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Assumption church no longer 'endangered'

·2 min read
A number of safety upgrades have been made all over the church, including in the attic, which is pictured here. Paul Mullins, the restoration lead, is seen here walking on the brand new pathways that were installed in the attic. (Aastha Shetty/CBC - image credit)
A number of safety upgrades have been made all over the church, including in the attic, which is pictured here. Paul Mullins, the restoration lead, is seen here walking on the brand new pathways that were installed in the attic. (Aastha Shetty/CBC - image credit)

Assumption Church has been saved. The church, which was built in 1848, been taken off the National Trust of Canada's list of the top ten most endangered heritage buildings in Canada.

Restoration crews are now in Phase 2 of the project to save the historic building. The focus is now on the interior of the church. So far the east side of the sanctuary is finished, the ceiling on the west side now needs to be completed.

The team simplified the patterns on the walls and columns to help bring more attention to the more intricate artwork around the church.

Aastha Shetty/CBC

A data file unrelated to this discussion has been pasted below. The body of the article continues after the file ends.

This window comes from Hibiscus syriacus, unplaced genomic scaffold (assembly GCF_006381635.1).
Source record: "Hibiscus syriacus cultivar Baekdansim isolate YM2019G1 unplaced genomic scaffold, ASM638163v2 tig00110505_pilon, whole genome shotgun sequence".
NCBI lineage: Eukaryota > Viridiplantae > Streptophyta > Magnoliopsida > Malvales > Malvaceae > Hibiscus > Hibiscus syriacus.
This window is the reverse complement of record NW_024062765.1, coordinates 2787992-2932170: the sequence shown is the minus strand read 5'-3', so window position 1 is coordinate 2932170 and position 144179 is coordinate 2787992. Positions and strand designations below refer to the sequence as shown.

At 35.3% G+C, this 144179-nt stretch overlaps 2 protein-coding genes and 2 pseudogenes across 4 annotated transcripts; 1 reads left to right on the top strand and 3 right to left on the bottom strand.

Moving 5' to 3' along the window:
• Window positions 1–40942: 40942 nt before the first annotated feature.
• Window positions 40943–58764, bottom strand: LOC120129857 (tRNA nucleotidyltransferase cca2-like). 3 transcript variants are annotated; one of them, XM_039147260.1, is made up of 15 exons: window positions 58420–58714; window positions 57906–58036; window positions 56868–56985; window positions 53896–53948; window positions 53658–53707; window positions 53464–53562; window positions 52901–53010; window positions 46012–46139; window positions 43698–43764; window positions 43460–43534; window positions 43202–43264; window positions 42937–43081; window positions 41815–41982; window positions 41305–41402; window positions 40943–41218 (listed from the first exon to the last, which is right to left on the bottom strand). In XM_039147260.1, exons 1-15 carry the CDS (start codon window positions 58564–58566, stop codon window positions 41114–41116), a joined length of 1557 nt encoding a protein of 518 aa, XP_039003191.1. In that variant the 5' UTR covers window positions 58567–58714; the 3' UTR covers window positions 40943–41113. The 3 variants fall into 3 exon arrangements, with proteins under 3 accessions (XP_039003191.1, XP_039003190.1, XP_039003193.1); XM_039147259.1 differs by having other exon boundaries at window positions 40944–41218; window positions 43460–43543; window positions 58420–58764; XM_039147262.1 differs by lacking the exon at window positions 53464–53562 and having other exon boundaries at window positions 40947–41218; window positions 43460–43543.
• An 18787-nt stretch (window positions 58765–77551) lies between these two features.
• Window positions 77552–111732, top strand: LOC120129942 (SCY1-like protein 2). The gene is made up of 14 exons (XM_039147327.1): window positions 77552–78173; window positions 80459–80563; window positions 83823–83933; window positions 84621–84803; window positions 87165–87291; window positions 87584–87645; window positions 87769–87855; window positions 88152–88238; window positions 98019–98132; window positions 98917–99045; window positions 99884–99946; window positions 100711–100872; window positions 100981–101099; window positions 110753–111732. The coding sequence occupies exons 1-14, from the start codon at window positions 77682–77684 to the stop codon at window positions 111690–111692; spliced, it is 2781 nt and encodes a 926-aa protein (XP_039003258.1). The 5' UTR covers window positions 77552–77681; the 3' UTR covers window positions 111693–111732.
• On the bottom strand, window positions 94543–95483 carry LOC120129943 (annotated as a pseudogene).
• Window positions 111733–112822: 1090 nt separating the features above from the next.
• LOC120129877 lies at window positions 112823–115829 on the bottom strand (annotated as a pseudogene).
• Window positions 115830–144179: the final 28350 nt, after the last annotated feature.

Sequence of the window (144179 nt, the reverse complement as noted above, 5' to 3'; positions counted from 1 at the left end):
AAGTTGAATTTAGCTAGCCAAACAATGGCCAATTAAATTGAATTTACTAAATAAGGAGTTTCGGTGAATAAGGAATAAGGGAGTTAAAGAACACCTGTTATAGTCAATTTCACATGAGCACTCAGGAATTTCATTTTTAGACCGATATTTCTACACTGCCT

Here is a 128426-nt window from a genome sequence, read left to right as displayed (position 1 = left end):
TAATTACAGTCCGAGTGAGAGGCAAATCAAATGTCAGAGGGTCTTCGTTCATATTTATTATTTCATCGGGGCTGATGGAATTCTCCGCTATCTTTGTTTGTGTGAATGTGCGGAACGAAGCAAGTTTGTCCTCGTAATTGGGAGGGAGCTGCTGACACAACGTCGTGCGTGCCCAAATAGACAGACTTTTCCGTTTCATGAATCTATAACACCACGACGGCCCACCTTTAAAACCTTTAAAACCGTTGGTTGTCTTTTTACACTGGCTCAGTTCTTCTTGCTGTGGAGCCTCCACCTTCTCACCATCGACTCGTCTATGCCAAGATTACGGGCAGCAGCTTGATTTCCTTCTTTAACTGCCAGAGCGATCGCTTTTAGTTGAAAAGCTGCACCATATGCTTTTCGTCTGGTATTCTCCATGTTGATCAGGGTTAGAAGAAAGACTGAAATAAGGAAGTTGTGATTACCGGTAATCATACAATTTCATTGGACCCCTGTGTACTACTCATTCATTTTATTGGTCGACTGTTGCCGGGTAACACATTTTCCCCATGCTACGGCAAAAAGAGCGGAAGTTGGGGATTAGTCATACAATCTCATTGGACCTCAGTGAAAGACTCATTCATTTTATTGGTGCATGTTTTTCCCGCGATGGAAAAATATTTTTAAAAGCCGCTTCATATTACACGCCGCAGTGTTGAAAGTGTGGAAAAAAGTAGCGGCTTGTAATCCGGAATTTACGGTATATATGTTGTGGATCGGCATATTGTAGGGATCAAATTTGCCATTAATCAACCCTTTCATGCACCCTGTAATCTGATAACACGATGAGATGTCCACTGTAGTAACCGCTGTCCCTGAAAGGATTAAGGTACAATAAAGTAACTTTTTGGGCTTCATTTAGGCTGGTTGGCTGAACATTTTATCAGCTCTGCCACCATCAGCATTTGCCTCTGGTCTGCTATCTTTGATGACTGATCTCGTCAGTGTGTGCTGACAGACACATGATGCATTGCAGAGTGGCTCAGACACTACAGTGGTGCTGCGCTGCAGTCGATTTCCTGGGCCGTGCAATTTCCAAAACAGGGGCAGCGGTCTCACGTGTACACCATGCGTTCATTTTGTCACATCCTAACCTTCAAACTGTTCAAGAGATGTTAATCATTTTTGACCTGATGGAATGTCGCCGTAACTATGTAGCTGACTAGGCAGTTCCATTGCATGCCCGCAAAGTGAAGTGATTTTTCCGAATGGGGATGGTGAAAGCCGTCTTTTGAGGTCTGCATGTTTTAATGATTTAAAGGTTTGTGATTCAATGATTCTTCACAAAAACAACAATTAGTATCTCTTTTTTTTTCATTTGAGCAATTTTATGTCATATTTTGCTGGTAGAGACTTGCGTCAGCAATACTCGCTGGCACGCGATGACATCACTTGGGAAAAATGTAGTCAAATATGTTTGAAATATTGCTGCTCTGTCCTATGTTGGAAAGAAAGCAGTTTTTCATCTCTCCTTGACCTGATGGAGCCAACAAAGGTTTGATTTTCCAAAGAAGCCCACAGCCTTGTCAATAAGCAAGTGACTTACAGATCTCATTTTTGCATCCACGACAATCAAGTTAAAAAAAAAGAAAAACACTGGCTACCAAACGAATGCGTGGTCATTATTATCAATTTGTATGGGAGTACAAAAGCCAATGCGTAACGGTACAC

Aastha Shetty/CBC

Paul Mullins is leading the restoration project. He said community members have helped raise millions of dollars to make essential repairs on the building.

"But the expensive part comes when we start doing the masonry and brick work on the outside, and that's going to be millions as well. But because of the condition of the church, because of the work that's already been done with the new roof, in particular in the new heating system, then we have whatever time it will take to be able to get that part of the work done," said Mullins.

Fundraising efforts had slowed down briefly as news came out about thousands of unmarked graves recovered at Catholic church-run residential schools across Canada.

At that point, Assumption Church had already wrapped up the first phase of the restoration project focused on stabilizing the structure.

Aastha Shetty/CBC
Aastha Shetty/CBC

Tony Pupatello, the project manager of the restoration team working at the church. He said this is the largest, most historical project his company has ever worked on. Finding the paint, stenciling, and other materials to work well with the building have been difficult.

"That's been kind of a challenge, not struggle, but it's part of the process for a project like this,"said Pupatello."The longer I'm on this project, the more knowledge and more facts I'm learning."

Fundraising is already underway for the next part of the project. The work will begin just after Christmas if at least half of the $600,000 needed to complete that phase is raised. If not, work will continue after Easter.

The parish itself dates back to 1728. The church hopes to have the work complete in time for it's 300th anniversary in 2028.

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